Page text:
Student engagement refers to the degree of attention, curiosity, interest, optimism, and passion that students show when they are learning or being taught. High engagement is the expected outcome of a wide range of instructional practices, encompassing everything from active learning strategies to inquiry-based experimental design, and methods for student reflection.
Here we would like to touch on a few research-based strategies for encouraging student engagement through active learning. Dr. Michael Prince from Bucknell University generally refers to active learning as any instructional method in the classroom that engages students in the learning process. This engagement stems from multiple channels, including intellectually, behaviorally, emotionally, socially, and culturally.
Active learning contrasts directly with the traditional lecture method of students passively listening and taking notes. According to recent research by David Weltman and the experience of University of Maryland physics professor Joe Redish, the traditional lecture engages only the most interested students, is based largely on rote memorization, and fails to achieve long-term retention of course material.
James Hartley’s paper Note-Taking: a critical review addressed this issue back in the 70s and indicated a substantial decline in student retention of information occurs after the first 10 minutes of a lecture. This decline continues throughout the 60-minute period with the lowest percentage of information retained being presented during the last 10 minutes.
The Teacher Education and Special Education journal has historically recommended the use of “pauses” in a lecture where students would pair into groups for quick learning activities. Example of group activities include reading, writing, discussing, or problem-solving.
Active learning helps to address this issue through in-class work and group discussions, often stimulating higher-order thinking and improving students' motivation to learn. But this is easier said than done, requiring continuous implementation of thoughtful strategies throughout the semester.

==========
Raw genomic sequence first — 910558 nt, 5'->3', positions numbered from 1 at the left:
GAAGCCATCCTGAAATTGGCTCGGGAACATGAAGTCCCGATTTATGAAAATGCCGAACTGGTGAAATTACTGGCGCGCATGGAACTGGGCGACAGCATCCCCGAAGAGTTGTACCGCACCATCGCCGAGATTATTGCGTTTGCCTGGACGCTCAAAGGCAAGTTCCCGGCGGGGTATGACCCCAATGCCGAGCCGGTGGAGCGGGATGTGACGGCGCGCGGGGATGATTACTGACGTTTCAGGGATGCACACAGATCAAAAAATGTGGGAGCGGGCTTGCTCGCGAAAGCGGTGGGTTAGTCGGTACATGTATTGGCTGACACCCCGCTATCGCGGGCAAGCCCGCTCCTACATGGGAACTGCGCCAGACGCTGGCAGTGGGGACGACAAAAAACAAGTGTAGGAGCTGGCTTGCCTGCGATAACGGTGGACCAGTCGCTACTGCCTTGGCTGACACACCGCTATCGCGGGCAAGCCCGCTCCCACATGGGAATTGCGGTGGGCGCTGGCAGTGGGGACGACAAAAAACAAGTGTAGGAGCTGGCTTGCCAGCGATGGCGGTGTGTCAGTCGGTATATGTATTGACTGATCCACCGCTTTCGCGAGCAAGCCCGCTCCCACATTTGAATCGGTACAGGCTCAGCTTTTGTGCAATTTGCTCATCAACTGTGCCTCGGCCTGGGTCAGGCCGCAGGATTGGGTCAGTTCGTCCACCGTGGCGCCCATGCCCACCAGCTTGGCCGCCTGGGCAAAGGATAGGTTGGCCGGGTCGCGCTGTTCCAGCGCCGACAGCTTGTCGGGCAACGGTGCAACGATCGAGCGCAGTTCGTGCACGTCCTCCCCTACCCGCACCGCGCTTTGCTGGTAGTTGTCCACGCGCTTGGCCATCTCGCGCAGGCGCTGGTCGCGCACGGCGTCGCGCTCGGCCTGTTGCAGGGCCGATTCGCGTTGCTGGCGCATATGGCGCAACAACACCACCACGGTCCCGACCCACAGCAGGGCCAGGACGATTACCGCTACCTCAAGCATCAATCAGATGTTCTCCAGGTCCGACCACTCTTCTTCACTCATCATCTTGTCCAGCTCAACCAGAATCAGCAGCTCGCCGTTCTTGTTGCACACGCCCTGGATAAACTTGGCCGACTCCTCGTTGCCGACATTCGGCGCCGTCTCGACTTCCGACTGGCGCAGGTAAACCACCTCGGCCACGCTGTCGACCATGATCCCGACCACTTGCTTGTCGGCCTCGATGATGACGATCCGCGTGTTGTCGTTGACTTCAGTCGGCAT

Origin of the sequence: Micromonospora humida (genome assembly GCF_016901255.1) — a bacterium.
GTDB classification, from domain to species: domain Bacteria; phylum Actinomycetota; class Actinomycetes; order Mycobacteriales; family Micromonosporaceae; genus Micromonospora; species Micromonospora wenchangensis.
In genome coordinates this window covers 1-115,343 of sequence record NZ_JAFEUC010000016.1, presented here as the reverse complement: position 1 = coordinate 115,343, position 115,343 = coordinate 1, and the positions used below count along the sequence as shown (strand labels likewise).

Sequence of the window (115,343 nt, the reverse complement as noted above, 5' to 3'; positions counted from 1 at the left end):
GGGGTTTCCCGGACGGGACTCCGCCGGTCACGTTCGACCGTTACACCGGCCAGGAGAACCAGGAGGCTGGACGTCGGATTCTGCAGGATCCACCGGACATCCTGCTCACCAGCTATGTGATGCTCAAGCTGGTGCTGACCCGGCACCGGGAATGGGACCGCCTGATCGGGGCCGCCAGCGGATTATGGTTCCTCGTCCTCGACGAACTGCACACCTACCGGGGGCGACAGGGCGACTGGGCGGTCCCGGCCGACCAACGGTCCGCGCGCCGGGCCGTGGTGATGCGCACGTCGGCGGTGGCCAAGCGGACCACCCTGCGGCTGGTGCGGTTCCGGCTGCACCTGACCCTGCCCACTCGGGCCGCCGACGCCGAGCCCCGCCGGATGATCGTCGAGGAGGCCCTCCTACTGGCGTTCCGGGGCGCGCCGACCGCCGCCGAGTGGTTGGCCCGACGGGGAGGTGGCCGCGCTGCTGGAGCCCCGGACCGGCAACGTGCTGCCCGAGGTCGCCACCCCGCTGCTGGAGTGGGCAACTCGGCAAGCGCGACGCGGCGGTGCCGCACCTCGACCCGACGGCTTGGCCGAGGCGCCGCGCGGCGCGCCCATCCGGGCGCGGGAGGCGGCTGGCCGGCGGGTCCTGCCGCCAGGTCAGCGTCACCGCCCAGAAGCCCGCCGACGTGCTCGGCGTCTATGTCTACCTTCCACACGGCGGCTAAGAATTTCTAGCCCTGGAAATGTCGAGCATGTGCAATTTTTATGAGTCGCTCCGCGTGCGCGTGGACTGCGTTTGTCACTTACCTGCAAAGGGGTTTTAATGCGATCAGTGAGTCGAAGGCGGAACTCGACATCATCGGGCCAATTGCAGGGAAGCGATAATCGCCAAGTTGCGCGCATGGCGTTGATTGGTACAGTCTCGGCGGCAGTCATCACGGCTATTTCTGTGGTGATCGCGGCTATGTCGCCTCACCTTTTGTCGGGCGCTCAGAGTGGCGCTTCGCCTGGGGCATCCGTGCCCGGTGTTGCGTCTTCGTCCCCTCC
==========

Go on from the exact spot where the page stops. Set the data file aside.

According to a recommendation from Stephanie Chasteen of the University of Colorado Boulder on PhysPort.org, the key to productive student engagement is establishing a positive tone and outlining expectations at the beginning of the year. “Beginning the semester with active learning strategies from the very first day sets clear classroom norms and aligns your first day activities with the actual structure of the course.”
How do these benefits translate to actual time investments in the learning process? In his TED Talk, Josh Kaufman argues that it only takes 20 hours of focused or active learning to acquire a new skill. In a classroom setting, this means that every group discussion, study session, lab project, and homework assignment helps to log valuable time in the learning process -- effectively helping students help themselves.
The resource from Dr. Chasteen has a multitude of free PDF downloads, descriptions of strategies, and activities to use in your class. View the PhysPort resources in the full article on student engagement, and make sure to download the summaries and checklists document here: